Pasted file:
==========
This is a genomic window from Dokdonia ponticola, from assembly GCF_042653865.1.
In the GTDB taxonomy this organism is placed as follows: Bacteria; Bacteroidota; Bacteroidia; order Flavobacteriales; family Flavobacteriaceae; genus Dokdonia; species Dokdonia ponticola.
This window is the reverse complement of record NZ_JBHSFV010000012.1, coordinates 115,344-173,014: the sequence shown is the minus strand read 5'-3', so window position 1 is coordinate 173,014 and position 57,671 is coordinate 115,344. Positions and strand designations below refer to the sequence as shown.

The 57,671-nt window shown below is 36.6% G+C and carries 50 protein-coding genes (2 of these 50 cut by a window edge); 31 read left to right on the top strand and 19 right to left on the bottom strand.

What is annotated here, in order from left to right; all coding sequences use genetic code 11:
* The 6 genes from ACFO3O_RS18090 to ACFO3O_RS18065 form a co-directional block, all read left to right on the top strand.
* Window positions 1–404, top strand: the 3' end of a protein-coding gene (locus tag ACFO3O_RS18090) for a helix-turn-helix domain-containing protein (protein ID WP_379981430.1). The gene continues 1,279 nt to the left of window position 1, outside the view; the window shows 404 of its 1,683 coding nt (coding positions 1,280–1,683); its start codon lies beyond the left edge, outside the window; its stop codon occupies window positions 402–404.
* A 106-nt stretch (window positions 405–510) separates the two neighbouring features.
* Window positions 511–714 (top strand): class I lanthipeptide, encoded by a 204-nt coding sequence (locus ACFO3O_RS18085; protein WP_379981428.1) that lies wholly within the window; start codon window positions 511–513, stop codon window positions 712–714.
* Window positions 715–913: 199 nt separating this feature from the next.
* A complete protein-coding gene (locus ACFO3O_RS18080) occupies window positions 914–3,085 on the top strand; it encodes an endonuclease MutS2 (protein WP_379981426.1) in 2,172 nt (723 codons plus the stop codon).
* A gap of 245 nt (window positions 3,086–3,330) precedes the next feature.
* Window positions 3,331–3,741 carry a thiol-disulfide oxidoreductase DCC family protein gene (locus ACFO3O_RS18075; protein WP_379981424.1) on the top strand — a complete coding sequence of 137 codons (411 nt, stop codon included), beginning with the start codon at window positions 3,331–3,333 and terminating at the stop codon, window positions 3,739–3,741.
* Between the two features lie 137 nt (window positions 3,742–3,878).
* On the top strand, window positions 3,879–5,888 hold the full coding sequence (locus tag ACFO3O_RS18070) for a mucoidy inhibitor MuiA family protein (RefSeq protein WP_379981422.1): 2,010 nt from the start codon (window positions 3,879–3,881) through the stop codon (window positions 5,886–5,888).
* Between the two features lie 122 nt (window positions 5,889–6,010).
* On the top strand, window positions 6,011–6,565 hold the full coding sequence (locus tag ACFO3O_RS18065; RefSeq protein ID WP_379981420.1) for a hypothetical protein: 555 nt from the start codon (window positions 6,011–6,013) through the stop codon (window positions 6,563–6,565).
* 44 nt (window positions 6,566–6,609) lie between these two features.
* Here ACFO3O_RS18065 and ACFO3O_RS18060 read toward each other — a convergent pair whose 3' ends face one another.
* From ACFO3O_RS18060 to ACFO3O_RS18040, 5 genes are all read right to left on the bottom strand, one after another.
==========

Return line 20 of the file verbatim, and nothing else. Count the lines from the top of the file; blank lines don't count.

* From ACFO3O_RS18060 to ACFO3O_RS18040, 5 genes are all read right to left on the bottom strand, one after another.